A recently released GAO report titled “Voters with Disabilities: Challenges to Voter Accessibility” should be of interest to the election community and to the new Presidential commission.
While challenges remain, there is no way to read this report in my opinion other than as good news. HAVA and state and local responses to polling place problems identified in the debate over HAVA have clearly improved accessibility at the polls. From the summary:
Compared to 2000, the proportion of polling places in 2008 without potential impediments increased and almost all polling places had an accessible voting system as states and localities made various efforts to help facilitate accessible voting. In 2008, based upon GAO’s survey of polling places, GAO estimated that 27 percent of polling places had no potential impediments in the path from the parking to the voting area—up from16 percent in 2000; 45 percent had potential impediments but offered curbside voting; and the remaining 27 percent had potential impediments and did not offer curbside voting. All but one polling place GAO visited had an accessible voting system—typically, an electronic machine in a voting station—to facilitate private and independent voting for people with disabilities. However, 46 percent of polling places had an accessible voting system that could pose a challenge to certain voters with disabilities, such as voting stations that were not arranged to accommodate voters using wheelchairs. In GAO’s 2008 state survey, 43 states reported that they set accessibility standards for polling places, up from 23 states in 2000.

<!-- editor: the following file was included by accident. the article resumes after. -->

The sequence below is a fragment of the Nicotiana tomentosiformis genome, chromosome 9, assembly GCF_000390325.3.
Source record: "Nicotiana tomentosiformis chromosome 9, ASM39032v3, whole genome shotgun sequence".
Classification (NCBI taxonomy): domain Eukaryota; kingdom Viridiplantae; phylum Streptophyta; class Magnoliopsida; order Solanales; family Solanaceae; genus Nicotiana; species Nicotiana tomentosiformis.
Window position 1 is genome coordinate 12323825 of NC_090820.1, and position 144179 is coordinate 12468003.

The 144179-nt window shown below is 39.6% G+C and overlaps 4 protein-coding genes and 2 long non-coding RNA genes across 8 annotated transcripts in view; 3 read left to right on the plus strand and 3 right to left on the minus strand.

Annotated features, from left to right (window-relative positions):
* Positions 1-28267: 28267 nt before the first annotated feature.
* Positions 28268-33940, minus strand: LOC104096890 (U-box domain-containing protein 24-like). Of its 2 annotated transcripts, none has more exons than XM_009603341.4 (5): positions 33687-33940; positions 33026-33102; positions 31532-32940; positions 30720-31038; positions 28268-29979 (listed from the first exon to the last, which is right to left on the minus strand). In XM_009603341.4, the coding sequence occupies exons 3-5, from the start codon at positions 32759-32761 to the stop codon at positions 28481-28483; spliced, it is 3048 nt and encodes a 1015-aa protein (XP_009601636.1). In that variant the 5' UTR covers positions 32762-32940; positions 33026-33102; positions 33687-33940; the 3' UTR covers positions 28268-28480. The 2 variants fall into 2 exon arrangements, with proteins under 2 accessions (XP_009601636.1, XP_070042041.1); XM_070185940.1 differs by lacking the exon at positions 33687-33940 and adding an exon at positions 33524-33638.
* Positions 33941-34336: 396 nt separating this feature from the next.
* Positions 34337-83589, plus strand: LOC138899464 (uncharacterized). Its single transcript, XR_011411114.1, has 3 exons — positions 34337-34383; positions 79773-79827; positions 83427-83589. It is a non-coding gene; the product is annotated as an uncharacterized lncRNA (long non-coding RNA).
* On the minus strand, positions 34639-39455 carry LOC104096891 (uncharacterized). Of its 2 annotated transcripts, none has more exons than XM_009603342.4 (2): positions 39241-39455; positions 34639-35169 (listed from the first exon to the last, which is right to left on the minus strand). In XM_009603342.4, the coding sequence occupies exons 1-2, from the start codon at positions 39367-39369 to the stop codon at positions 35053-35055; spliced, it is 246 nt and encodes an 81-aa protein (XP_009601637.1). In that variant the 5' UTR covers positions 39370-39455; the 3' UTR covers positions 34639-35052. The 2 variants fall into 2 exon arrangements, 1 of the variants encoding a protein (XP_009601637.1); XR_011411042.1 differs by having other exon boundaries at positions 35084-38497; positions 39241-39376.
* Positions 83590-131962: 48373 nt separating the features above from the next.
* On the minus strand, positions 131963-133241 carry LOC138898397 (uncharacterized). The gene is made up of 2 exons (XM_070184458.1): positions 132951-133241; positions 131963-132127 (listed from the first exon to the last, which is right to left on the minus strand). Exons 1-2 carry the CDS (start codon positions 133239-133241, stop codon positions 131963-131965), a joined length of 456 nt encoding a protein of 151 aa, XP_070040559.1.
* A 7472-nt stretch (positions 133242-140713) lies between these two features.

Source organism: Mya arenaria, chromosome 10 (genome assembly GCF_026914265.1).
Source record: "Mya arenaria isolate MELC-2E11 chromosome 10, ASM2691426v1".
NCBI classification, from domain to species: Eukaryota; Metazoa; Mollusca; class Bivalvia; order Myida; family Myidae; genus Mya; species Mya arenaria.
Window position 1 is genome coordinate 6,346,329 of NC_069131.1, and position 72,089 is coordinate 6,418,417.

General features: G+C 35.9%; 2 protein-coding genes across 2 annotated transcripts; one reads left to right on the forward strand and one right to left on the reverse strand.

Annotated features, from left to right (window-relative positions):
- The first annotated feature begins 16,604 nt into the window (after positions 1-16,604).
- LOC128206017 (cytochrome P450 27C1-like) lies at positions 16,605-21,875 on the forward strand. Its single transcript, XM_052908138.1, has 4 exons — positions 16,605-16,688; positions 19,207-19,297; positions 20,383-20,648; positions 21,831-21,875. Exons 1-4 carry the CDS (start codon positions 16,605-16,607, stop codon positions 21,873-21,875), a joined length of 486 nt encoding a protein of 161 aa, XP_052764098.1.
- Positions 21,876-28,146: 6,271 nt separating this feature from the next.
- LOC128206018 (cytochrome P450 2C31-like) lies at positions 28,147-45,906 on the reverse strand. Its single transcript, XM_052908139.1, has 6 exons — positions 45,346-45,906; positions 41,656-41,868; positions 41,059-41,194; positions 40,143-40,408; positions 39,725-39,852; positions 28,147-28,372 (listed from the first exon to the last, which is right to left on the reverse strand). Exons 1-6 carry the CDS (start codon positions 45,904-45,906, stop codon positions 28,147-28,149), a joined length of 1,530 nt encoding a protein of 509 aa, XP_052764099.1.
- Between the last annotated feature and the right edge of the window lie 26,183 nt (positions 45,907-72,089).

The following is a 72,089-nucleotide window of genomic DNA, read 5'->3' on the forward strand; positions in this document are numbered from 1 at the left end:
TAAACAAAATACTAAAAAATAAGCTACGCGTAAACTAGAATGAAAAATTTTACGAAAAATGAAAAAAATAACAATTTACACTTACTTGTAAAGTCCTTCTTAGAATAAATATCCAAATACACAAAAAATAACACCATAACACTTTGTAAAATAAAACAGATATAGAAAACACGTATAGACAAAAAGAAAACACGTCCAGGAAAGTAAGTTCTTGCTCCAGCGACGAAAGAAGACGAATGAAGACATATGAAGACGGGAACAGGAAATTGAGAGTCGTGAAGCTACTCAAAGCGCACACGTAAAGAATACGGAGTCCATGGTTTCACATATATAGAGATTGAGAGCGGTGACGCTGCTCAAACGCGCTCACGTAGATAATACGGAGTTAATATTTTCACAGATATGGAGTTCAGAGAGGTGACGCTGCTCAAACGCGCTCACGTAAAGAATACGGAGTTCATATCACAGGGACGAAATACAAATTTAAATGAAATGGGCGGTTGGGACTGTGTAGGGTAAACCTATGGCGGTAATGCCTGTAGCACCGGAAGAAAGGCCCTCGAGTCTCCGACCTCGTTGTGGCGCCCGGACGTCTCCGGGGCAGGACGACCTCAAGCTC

Much of the data in the report is contained in two previous studies conducted during the 2008 election. It’s unfortunate that Congressional funding of elections-related research seems to be drying up. How useful would it have been to replicate the GAO’s random selection and observation of 730 polling places in 2008? That’s a election-science dream.